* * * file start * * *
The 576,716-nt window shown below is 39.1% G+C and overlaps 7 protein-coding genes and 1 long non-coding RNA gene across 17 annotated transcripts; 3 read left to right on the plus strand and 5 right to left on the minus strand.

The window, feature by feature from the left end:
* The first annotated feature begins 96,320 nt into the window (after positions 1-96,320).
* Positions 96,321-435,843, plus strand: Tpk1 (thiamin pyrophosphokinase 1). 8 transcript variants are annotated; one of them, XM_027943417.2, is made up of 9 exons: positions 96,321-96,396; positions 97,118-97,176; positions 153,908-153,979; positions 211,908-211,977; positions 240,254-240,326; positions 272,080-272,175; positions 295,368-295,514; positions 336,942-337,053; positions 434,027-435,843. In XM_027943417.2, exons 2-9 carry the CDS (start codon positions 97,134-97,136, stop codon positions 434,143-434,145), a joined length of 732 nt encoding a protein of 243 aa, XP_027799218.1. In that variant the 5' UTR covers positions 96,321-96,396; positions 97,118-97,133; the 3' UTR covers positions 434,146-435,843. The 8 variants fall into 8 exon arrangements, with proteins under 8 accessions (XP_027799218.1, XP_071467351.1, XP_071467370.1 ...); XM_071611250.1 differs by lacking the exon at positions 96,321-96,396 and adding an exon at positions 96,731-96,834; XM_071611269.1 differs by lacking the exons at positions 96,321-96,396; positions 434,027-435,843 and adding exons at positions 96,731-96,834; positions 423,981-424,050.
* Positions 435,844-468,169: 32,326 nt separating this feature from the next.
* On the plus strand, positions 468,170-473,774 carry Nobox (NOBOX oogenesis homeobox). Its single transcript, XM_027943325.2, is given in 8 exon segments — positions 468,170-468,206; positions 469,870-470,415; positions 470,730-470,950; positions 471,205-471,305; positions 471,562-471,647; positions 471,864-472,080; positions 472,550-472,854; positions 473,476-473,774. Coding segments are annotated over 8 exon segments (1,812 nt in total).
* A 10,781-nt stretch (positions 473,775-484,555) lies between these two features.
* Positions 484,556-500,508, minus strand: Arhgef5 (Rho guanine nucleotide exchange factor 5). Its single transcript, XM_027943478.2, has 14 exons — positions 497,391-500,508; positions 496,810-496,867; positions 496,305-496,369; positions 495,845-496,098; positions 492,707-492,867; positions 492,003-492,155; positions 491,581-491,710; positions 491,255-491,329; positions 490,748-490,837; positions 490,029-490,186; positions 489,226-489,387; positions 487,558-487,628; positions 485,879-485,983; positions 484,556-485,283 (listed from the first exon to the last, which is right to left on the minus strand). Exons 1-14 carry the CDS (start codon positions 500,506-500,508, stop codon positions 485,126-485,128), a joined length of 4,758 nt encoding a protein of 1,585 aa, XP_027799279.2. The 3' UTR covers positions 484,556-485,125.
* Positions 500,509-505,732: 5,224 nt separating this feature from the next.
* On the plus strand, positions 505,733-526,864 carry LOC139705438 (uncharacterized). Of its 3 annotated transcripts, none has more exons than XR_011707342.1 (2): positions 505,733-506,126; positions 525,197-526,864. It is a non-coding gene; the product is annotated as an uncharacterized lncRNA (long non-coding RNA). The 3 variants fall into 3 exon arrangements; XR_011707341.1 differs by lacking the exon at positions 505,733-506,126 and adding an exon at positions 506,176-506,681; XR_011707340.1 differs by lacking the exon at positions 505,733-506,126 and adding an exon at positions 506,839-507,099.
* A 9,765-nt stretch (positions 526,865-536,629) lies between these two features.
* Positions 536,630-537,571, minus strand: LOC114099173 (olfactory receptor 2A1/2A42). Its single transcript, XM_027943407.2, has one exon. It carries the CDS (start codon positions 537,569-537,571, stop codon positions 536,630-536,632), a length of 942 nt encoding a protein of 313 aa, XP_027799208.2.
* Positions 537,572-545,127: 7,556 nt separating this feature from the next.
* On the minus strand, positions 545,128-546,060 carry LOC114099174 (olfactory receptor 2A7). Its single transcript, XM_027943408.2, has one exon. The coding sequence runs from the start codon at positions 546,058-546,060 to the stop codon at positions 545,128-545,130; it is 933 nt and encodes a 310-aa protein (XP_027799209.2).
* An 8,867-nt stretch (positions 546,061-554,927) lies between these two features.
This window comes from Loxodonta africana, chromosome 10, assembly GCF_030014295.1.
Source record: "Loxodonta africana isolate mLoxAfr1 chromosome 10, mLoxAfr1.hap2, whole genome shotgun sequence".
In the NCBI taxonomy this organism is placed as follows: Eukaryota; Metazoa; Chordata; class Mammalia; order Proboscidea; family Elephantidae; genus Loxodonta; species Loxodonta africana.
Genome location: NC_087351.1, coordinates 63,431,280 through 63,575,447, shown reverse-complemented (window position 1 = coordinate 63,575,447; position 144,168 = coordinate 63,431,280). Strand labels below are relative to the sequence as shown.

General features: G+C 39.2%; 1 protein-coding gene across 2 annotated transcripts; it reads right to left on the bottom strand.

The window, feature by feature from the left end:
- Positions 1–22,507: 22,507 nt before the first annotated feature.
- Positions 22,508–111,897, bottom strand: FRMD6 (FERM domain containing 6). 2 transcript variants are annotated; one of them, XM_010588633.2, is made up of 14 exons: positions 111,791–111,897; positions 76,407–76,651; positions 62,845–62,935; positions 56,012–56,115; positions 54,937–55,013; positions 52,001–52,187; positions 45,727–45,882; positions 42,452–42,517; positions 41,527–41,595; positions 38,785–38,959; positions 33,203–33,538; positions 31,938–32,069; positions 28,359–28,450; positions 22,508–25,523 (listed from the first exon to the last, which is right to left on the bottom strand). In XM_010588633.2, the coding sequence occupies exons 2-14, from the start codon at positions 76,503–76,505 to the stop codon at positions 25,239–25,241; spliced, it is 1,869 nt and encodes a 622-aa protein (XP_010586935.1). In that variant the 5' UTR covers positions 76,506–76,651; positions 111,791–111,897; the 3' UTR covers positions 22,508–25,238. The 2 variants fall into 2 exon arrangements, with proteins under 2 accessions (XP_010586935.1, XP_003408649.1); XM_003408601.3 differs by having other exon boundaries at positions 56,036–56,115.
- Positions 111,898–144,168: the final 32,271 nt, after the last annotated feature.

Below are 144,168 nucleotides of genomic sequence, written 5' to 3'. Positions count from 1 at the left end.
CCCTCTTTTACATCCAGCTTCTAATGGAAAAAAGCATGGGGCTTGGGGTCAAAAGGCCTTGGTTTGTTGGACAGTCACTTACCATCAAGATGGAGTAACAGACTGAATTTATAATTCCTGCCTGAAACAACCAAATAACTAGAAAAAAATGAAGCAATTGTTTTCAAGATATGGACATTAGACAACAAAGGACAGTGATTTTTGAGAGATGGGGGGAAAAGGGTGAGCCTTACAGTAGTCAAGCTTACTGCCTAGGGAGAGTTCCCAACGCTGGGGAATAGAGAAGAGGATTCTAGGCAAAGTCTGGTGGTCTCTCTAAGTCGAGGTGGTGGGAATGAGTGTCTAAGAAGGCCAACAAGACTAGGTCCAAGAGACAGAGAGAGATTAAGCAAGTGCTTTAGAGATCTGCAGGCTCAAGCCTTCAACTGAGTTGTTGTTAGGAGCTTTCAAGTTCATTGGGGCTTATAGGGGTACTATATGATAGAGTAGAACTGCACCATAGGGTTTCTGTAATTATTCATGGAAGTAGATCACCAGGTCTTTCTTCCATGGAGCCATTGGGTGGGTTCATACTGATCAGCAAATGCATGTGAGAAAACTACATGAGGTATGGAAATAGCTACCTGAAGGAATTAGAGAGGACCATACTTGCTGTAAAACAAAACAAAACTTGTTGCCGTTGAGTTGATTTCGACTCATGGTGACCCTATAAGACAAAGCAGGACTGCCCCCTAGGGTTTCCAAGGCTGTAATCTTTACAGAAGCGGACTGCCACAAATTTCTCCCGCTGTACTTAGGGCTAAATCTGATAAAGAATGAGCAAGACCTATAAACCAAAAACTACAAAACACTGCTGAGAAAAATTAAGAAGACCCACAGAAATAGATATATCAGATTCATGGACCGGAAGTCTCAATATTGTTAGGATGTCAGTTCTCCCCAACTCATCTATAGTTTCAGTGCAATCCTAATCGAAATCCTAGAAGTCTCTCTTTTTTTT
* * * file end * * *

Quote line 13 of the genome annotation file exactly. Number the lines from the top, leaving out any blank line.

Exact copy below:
* Positions 537,572-545,127: 7,556 nt separating this feature from the next.